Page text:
I think the larger question is why we are seeing such a sudden rash of anti-keto stories. So many of them quote no experts sources and do not provide citations for their claims. Skeptics with little acquaintance with the diet are quoted exclusively instead. From a journalistic perspective, this lack of balance of viewpoints and the failure to back up claims with evidence falls below basic reporting standards. Offenders on this list include even the Harvard School of Public Health, which recently published more than one  unsourced, one-sided article on the keto diet (This is in addition to the Lancet Public Health article cited above, by Harvard researchers, which suggests that a low-carb diet kills you). These stories could reflect lazy reporting or they could very well be scare tactics to steer people away from the keto diet.  Why would reporters or scientists at Harvard be doing such a thing? That’s material for another post. Stay tuned.

Another condiment worth utilizing in place of sugary dressings and marinades is apple cider vinegar. According to a study published in Bioscience, Biotechnology, & Biochemistry, consuming apple cider vinegar each day can lead to weight loss, reduced belly fat, waist circumference, and lower blood triglycerides. More specifically, the study of obese Japanese participants found that those who consumed 1 tablespoon of ACV over a three month period lost 2.6 pounds, and those who consumed 2 tablespoons lost 3.7 pounds in the same time frame. Go ahead and toss a tablespoon or two of this calorie, fat, and sugar-free stuff in your next salad dressing, sauce, or smoothie.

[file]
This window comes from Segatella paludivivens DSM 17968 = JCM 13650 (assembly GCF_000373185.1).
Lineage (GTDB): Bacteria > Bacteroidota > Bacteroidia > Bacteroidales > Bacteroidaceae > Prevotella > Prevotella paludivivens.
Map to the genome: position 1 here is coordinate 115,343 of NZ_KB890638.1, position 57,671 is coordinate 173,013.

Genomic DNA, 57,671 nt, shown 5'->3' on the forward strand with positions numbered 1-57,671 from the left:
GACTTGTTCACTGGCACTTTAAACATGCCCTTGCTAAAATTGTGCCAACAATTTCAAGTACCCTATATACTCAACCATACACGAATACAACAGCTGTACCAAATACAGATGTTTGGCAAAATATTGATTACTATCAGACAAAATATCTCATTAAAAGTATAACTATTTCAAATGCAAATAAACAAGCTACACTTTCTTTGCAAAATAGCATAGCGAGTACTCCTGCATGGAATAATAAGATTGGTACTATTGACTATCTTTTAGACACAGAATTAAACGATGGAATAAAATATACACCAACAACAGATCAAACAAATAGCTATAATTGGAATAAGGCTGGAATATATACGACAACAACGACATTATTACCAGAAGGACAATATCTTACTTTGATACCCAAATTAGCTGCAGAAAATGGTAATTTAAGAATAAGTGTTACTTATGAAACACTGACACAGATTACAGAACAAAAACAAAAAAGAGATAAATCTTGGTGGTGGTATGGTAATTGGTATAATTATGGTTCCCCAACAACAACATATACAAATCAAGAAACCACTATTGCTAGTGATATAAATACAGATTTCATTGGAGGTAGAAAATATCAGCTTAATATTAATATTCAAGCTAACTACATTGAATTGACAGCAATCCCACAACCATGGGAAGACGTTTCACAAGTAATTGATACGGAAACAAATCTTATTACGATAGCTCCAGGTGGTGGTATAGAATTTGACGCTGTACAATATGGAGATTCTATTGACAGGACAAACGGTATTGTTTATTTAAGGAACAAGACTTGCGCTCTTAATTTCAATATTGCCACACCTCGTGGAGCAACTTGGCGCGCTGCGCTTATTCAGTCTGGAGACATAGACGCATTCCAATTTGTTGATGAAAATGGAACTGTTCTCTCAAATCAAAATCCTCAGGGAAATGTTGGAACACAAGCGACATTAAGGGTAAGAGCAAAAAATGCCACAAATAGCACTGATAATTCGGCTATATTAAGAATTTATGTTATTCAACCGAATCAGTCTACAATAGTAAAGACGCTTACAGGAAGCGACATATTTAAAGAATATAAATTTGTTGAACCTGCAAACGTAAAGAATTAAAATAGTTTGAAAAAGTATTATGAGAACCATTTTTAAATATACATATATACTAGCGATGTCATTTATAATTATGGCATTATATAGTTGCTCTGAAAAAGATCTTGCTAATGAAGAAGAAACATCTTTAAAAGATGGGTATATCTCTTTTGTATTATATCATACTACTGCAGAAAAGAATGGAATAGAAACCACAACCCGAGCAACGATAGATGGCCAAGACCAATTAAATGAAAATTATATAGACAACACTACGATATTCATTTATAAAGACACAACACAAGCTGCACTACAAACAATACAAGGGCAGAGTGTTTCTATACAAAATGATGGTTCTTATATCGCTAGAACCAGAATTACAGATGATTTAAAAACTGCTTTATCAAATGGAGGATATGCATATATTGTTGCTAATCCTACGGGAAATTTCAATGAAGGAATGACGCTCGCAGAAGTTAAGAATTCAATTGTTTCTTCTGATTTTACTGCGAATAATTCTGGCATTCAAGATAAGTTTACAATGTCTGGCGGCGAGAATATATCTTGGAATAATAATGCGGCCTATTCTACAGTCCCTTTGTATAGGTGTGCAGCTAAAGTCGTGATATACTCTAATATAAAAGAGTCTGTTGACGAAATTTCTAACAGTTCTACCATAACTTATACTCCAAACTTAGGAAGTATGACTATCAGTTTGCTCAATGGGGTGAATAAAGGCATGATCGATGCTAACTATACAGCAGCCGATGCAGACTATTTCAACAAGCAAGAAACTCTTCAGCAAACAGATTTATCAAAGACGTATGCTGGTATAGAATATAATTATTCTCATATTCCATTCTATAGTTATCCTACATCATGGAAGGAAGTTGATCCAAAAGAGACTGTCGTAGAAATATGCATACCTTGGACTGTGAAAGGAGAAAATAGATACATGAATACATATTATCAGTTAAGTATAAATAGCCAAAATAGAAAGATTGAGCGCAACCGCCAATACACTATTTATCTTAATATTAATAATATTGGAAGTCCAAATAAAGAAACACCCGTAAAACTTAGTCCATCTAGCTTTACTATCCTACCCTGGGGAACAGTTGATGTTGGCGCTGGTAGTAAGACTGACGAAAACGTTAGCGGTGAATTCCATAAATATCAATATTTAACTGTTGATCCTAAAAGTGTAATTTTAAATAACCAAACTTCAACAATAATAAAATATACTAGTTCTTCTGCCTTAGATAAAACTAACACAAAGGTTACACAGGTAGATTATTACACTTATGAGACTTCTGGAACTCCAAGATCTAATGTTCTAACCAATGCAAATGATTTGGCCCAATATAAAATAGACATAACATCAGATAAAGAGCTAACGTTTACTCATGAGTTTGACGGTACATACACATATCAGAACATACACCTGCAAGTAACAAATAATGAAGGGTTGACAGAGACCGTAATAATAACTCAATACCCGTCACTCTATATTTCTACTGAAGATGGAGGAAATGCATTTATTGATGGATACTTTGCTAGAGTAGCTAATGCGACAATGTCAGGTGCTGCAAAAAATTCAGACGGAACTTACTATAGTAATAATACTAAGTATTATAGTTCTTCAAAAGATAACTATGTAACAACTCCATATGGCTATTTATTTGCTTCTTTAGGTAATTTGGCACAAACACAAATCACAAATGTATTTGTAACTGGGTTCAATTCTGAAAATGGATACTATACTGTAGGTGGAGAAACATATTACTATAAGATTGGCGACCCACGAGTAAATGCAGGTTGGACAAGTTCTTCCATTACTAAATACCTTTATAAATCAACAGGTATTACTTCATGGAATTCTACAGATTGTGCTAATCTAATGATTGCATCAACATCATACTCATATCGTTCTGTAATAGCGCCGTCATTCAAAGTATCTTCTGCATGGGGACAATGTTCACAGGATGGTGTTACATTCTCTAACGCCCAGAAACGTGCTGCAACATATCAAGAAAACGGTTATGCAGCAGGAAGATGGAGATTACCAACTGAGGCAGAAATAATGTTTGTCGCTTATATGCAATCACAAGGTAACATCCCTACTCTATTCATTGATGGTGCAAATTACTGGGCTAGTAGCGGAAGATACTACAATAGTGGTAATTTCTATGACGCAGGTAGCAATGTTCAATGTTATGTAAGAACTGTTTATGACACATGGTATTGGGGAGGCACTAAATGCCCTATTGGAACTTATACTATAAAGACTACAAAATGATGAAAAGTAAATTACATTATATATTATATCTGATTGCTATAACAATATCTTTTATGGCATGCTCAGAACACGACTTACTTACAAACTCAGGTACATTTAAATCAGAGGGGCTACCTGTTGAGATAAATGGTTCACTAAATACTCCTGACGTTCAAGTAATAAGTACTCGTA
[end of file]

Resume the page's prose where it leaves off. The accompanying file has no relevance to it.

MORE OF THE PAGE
The primary outcome, hemoglobin A1c, decreased from 7.5 ± 1.4% at baseline to 6.3 ± 1.0% at week 16 (p < 0.001), a 1.2% absolute decrease and a 16% relative decrease (Table ​(Table4).4). All but two participants (n = 19 or 90%) had a decrease in hemoglobin A1c (Figure ​(Figure1).1). The absolute decrease in hemoglobin A1c was at least 1.0% in 11 (52%) participants. The relative decrease in hemoglobin A1c from baseline was greater than 10% in 14 (67%) participants, and greater than 20% in 6 (29%) participants. In regression analyses, the change in hemoglobin A1c was not predicted by the change in body weight, waist circumference, or percent body fat at 16 weeks (all p > 0.05).
Although you'll be cutting way back on carbohydrates and sugar, some fruits are still okay to eat on the keto diet (though you'll still want to be mindful about quantity in order to remain in ketosis). The fruits that make the cut contain far fewer carbs than their off-limits cousins such as apples, pears, bananas, pineapples, papayas, grapes, and fruit juices in general.
For me, I chose to become a CDE because I had worked as a Registered Nurse first on a medical unit, then in a Medical ICU. These are the units where most of the people with diabetes are, so I had seen every horrific complication that diabetes can cause. When I had a chance to become a Diabetes Educator…to actually help PREVENT some of those horrible complications…I jumped at the chance!

Not to be outdone, oolong tea—a Chinese beverage—can help those who drink it shed up to a pound per week. According to a study in the Chinese Journal of Integrative Medicine, participants who regularly sipped oolong tea lost six pounds over the course of six weeks. What’s more? The tea’s antioxidants are thought to remove harmful free radicals and improve bone health.
The benefits above are the most common ones. But there are others that are potentially even more surprising and – at least for some people – life changing. Did you know that a keto diet can help treat high blood pressure, may result in less acne, may help control migraine, might help with certain mental health issues and could have a few other potential benefits?